The approach of the EID is briefly described in section 2. In section 3, we apply the principle to space and establish the EIR relation. In section 4, we combine the EID and EIR relations and derive the EIDR relation, for comparing the events that are over different durations and regions. The operational procedures for the day-to-day monitoring and detection of the extreme event from both time and space are provided in section 5. A real example of the monitoring is presented in section 6. A summary and discussion are given in section 7.

The rainfall data used in section 6 to find the extreme event over east China during the warm season of 1991 were provided by the China National Center for Meteorological Information (http://data.cma.cn/data/detail/dataCode/SURF_CLI_CHN_PRE_DAY_GRID_0.5). The dataset is an analysis of the daily precipitation observed from 2472 stations over China, starting from 1961 and with a horizontal resolution of 0.5° × 0.5°.

2. The principle of the EID

For the precipitation of a fixed region (or a station), Lu et al. (2015) proposed a method to determine the time period of the extreme event. The simple mathematical model they used contains the following two constraints.

For the precipitation averaged over a fixed area , the first constraint is that with the increase in duration , the precipitation intensity of the extreme should decrease, and this can be expressed as . The second constraint is that with the increase in duration, though the intensity decreases, the rainfall total of the extreme (i.e., the product of the intensity and duration) should increase, and this can be expressed as .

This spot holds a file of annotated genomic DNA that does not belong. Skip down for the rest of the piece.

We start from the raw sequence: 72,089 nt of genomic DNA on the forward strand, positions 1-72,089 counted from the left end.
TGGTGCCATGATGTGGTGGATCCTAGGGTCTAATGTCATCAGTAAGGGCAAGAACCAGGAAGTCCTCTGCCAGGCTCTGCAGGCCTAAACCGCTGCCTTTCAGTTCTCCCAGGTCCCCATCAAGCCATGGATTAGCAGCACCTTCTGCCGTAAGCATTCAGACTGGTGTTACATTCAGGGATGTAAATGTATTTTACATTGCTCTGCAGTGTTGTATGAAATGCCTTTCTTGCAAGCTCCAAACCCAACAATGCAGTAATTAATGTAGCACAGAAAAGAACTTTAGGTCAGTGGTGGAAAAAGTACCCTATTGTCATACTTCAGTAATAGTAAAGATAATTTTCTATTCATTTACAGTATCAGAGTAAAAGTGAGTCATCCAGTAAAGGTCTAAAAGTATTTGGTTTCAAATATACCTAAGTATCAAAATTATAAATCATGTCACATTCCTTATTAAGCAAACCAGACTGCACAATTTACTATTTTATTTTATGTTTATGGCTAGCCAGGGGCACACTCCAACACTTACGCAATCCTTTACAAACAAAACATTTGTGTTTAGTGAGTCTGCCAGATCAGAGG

Combining these two relations yields , where satisfies . Our purpose is to prescribe the , that is, to express the extreme intensity in terms of the duration . In other words, the is the quantity we need to obtain, not a quantity we already have.

As pointed out in Lu et al. (2015), in order to better obey the above two constraints, the parameter (in the relation ) should not be too close to 0 and not be too close to 1. We may mathematically treat the parameter as a constant, and thus the value of 0.5 is an appropriate choice for the parameter.

Integrating the equation yields

 
formula

where is the extreme intensity with the duration being 1 (unit). It is a constant and can be determined with a threshold.

Equation (1) establishes the relation of the EID. With this baseline extreme intensity, the precipitation intensities of different durations can be compared. Lu et al. (2015) defined the “relative intensity,” which is the ratio of the observed precipitation intensity averaged over duration to the baseline intensity , or simply the ratio of the observed intensity to the factor in Eq. (1). In the day-to-day monitoring or detections, with the finding of the maximum among the relative intensities, the time period (i.e., the starting time and duration) of the extreme event can be identified.

3. Applying the EID approach to space

The principle (i.e., the two constraints) of the EID can also be applied to space for the precipitation of a fixed time period. Thus, from the spatial distribution of the precipitation, we can find over which geographic region the event is most extreme.